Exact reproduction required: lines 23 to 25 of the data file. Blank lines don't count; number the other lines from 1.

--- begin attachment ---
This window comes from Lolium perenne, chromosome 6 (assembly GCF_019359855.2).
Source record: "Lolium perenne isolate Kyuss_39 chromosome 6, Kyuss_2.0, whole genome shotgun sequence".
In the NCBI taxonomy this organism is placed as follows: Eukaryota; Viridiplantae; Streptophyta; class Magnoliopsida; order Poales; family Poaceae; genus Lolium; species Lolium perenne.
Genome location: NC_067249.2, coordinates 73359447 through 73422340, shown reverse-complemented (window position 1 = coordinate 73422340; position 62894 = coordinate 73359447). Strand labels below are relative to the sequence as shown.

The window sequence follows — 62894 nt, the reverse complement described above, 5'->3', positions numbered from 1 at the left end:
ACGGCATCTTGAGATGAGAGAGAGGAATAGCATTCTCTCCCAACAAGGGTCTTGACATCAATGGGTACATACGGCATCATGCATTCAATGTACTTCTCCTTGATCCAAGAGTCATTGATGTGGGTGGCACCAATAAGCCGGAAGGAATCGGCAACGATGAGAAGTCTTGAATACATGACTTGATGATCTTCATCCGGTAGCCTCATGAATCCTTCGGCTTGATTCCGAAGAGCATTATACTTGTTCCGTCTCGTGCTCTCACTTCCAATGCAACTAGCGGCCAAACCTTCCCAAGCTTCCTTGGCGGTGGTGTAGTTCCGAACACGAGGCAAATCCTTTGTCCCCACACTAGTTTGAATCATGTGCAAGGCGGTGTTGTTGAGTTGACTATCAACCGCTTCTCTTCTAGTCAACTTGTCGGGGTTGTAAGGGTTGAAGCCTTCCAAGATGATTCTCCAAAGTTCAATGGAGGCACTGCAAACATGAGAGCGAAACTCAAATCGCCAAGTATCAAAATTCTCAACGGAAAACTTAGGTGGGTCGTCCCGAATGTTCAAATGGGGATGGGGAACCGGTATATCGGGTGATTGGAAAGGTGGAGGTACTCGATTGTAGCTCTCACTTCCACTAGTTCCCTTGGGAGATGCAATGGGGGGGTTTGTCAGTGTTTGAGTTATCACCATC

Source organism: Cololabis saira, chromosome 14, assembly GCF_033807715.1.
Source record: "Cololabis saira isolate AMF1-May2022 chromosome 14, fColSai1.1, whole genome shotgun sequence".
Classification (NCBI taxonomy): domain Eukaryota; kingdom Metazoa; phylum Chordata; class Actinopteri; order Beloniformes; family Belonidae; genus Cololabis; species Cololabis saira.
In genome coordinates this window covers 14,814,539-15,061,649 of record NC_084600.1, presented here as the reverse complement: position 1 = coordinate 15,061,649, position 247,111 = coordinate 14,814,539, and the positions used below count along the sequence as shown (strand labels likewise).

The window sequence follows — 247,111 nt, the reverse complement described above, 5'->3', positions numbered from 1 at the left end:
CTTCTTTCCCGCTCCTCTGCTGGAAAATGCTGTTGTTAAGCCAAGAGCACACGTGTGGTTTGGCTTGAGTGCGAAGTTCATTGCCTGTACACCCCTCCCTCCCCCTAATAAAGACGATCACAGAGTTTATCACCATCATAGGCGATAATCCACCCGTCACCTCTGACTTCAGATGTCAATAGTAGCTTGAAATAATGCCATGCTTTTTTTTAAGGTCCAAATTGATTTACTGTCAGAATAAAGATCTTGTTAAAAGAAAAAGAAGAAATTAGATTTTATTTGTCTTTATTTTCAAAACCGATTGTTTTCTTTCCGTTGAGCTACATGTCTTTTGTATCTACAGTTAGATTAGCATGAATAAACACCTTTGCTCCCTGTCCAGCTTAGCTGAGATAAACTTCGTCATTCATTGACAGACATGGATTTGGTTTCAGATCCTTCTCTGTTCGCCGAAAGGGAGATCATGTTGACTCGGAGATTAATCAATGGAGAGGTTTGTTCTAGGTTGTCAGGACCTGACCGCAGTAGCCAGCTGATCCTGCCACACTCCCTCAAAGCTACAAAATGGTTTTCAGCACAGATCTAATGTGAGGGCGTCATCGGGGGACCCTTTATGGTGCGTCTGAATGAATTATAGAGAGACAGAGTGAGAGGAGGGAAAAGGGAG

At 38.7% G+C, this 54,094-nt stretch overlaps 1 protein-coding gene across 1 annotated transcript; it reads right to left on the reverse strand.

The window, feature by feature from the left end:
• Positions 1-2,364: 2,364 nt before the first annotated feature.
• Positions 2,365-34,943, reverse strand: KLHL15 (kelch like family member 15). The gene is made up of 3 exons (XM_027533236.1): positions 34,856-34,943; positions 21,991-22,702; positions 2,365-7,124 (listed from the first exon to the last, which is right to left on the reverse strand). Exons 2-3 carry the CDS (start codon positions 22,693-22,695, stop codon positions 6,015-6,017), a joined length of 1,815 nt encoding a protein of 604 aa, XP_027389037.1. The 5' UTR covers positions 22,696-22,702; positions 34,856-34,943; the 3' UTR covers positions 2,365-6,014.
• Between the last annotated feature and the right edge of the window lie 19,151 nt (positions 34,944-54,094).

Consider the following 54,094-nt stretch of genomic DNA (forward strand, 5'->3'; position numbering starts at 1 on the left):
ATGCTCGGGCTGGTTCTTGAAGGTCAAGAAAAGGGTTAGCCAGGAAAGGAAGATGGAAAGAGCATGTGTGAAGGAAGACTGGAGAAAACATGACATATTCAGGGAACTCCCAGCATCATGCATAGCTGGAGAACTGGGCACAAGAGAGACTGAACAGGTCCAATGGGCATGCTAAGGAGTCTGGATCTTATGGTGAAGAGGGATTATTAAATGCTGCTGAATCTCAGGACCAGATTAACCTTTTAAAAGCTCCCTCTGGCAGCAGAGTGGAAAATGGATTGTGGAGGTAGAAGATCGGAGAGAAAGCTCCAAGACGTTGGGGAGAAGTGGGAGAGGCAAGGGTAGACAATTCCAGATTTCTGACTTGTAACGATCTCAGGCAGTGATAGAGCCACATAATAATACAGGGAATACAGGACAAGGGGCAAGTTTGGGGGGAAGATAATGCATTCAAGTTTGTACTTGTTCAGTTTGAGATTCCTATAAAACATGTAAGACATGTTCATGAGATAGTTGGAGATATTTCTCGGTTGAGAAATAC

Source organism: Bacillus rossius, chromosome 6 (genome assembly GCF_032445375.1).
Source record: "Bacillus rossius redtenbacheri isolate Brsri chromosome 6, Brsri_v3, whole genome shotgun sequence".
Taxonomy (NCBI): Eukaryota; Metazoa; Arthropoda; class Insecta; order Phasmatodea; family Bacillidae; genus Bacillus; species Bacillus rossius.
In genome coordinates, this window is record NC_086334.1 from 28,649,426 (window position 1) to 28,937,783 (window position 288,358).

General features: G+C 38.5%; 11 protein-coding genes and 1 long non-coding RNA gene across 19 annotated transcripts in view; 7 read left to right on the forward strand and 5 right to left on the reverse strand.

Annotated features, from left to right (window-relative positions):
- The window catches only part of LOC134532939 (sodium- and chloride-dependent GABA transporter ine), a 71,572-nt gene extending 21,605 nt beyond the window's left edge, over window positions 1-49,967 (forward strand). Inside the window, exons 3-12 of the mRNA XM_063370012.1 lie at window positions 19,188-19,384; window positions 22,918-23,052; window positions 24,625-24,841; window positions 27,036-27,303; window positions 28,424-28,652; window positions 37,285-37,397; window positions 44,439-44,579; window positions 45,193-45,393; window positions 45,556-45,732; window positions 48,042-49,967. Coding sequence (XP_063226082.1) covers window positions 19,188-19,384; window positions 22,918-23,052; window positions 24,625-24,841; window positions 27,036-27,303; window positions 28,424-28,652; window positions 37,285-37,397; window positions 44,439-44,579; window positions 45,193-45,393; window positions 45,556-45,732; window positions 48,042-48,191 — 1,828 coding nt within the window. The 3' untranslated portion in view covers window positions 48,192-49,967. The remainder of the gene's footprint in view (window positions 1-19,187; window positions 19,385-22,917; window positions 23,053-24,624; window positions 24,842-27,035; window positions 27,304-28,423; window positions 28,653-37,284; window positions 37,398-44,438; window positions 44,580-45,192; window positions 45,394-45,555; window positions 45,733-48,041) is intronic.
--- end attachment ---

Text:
In genome coordinates, this window is record NC_086334.1 from 28,649,426 (window position 1) to 28,937,783 (window position 288,358).

General features: G+C 38.5%; 11 protein-coding genes and 1 long non-coding RNA gene across 19 annotated transcripts in view; 7 read left to right on the forward strand and 5 right to left on the reverse strand.

Annotated features, from left to right (window-relative positions):